3 Best Practices for Building Security Resilience

Hybrid workforces and hybrid IT infrastructures place a heightened emphasis on improving security resilience. Here’s how to shore up your defense.

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Only 37% of organizations responding to a recent Cisco survey said they’re confident they can remain resilient in the event of a worst-case security incident.

That’s not surprising, given the rapidly increasing volume of endpoints distributed across complex IT architectures. Hybrid workforces combined with diverse IT infrastructures continue to make security resilience a daunting task.

“We don’t secure everything, everywhere, or otherwise business wouldn’t get done,” said Helen Patton, CISO, Cisco Security Business Group. “But security resilience will allow you to focus your security resources on the pieces of the business that add the most value to an organization and ensure that value is protected.”

To that end, here are three best practices toward improving your security resilience posture.

  1. Get the basics in place

Many organizations have recognized the need to move away from passwords to better secure the hybrid workforce and are moving toward adoption of multifactor authentication (MFA) solutions. The number of MFA authentications has risen by 38% in the past year, according to the 2022 Duo Trusted Access Report.

Other practices to consider include adoption of passwordless technologies, which verify identity using biometrics, security keys, or mobile apps. These authentication methods are safer than relying on passwords, which are easily compromised. Passwordless solutions also have the benefit of reducing help-desk tickets among users who’ve lost or forgotten their passwords.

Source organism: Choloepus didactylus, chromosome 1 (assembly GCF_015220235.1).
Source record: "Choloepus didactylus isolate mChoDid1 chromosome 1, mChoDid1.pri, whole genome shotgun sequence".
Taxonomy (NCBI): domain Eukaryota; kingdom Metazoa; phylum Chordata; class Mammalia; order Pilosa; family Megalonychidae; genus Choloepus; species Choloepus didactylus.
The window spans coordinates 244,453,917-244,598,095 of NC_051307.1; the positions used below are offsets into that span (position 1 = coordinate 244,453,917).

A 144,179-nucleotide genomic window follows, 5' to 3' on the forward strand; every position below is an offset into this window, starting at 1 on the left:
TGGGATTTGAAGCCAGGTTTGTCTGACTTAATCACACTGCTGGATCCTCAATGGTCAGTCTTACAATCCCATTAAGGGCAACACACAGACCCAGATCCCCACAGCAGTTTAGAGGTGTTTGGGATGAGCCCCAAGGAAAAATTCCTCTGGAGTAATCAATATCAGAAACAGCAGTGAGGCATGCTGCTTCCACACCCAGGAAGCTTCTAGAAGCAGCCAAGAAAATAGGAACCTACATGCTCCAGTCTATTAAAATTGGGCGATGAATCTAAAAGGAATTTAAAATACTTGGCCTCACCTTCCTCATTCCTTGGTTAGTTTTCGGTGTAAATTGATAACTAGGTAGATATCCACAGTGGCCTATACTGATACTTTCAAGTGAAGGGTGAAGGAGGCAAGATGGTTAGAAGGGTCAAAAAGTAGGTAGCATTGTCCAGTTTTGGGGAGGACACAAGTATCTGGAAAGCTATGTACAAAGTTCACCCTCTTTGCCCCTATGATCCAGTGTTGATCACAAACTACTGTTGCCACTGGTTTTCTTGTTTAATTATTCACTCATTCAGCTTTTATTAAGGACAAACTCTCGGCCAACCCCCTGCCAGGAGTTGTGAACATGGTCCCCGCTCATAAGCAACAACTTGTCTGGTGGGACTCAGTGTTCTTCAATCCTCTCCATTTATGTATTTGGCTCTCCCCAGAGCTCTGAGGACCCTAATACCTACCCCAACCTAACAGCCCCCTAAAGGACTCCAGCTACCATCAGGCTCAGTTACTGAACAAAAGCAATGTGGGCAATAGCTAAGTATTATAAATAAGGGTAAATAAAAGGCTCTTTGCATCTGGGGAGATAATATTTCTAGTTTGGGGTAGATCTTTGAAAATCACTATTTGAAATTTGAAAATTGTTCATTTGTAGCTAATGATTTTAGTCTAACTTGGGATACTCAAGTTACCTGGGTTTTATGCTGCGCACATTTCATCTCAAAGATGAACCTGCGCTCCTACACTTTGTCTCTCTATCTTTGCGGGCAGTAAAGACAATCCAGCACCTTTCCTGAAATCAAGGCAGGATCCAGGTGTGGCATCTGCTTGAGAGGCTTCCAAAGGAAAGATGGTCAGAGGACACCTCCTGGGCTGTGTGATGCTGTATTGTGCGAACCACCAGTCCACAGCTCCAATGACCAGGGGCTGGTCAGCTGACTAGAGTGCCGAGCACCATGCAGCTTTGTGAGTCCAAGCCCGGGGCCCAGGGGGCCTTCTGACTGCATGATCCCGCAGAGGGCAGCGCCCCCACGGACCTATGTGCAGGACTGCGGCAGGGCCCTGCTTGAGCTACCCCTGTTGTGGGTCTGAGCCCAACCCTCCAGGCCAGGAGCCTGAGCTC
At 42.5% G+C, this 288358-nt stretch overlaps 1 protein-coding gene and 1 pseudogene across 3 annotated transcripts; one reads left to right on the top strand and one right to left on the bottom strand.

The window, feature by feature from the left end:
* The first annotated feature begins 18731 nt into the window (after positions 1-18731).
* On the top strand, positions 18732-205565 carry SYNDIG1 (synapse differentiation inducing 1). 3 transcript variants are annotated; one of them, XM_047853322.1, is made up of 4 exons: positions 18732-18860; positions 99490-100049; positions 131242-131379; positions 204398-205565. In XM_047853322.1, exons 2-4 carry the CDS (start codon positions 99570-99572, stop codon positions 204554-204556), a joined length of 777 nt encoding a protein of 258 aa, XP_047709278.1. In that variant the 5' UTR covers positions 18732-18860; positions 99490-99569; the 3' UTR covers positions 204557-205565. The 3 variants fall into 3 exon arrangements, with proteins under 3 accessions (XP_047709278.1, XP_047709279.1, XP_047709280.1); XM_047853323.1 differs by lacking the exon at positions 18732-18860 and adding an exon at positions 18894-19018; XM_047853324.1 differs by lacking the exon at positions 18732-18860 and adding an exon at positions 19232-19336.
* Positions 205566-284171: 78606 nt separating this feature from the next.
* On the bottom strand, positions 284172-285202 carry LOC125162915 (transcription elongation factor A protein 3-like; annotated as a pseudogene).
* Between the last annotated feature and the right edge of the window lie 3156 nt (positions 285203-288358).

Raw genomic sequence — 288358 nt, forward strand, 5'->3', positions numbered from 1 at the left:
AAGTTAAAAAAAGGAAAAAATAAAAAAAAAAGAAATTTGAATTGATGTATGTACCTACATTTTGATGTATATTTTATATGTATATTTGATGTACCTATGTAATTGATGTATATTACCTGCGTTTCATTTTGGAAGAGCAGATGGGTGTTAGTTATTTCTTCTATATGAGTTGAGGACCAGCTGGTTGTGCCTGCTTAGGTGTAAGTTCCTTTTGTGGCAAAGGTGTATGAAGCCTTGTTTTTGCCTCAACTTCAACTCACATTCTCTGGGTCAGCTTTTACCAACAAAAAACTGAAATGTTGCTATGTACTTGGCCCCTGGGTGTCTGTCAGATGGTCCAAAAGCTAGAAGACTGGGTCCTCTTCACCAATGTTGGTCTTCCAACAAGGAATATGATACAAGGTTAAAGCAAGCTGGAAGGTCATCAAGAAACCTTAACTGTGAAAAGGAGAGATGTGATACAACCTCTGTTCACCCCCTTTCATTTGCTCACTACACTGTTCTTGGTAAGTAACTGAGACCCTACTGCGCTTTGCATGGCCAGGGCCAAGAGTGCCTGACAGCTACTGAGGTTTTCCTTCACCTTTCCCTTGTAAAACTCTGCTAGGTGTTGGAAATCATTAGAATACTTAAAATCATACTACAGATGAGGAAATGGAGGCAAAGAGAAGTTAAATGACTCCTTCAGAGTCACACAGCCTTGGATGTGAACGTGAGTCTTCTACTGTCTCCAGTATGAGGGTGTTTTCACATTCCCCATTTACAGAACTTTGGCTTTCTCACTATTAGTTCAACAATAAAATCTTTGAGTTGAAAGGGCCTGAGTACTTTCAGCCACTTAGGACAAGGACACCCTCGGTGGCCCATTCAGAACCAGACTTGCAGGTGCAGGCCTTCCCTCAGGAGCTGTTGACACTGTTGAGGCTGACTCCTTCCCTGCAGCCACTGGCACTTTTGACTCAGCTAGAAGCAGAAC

1. Continue on the zero-trust security path

If you’ve adopted MFA and/or passwordless, you’re on the path toward a zero-trust security strategy, an approach that aims to secure access across applications and the network – no matter whether the access request is coming from a user, device, or application.

Traditional security is based on location, which doesn’t offer the best security considering today’s distributed workforces and the movement of applications across clouds, on-premises data centers, and the edge.

A zero-trust strategy helps reduce that broader attack surface with practices and solutions that segment applications and the network, enforce security policies, secure network access, and more.

  1. Simplify hybrid cloud environments

There is little difference in security resilience between organizations whose IT infrastructures are predominately in the cloud versus those primarily on-premises, according to the Cisco Security Outcomes Report, Volume 3.

However, it’s the in-between where resilience drops. For example, those businesses that are in the early stages of a hybrid cloud model score 14% lower than organizations whose infrastructures are mostly on-prem.

The key is to simplify security management of hybrid cloud environments. Seek easy-to-use tools and services that, for example, provide visibility, automate and enforce security policies, and provide threat detection and remediation. A consolidated platform with these capabilities goes further to strengthen these complex hybrid models.

The bottom line

Today’s distributed workforces and hybrid IT environments, coupled with constantly evolving cyber threats, present new security risks. These best practices can bolster your organization’s ability to address these risks and become more resilient.

Click here to learn more about what is driving the need for security resilience in a hybrid world and why it’s important.


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